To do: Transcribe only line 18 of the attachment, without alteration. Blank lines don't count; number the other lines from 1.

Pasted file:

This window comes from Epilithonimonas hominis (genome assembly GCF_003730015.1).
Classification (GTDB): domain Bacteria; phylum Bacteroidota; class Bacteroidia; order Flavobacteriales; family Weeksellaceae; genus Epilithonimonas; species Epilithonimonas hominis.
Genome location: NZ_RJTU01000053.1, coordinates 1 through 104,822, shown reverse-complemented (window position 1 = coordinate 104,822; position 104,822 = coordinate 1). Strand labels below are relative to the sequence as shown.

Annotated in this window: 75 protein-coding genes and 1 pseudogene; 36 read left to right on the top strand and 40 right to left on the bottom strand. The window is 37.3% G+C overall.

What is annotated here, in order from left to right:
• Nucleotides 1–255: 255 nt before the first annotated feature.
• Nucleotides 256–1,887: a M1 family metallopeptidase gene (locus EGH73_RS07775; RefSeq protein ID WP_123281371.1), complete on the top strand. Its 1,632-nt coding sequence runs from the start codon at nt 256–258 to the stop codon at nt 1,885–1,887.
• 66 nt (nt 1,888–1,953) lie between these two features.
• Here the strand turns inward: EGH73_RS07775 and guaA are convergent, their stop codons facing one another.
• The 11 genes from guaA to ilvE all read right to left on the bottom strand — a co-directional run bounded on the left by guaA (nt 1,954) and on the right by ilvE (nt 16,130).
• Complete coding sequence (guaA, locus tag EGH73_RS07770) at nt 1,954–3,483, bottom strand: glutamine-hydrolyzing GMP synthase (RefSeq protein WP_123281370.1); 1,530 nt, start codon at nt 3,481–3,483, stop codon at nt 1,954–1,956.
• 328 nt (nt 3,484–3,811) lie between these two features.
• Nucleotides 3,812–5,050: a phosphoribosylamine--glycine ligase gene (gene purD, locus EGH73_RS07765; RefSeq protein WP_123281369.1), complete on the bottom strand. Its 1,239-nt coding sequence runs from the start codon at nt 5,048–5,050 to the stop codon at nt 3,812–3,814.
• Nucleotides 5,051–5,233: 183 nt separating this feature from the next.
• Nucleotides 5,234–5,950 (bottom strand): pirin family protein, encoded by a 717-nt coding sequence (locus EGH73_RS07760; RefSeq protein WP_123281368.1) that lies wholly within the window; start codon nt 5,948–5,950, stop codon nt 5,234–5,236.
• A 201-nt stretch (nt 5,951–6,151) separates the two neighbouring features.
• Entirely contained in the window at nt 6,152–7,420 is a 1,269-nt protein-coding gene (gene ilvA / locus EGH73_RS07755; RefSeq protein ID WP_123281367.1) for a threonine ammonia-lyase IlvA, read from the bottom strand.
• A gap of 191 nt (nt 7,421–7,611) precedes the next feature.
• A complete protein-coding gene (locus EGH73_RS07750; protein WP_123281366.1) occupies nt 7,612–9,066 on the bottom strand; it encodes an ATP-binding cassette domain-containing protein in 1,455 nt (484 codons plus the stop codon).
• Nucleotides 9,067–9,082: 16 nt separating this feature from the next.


• A gap of 191 nt (nt 7,421–7,611) precedes the next feature.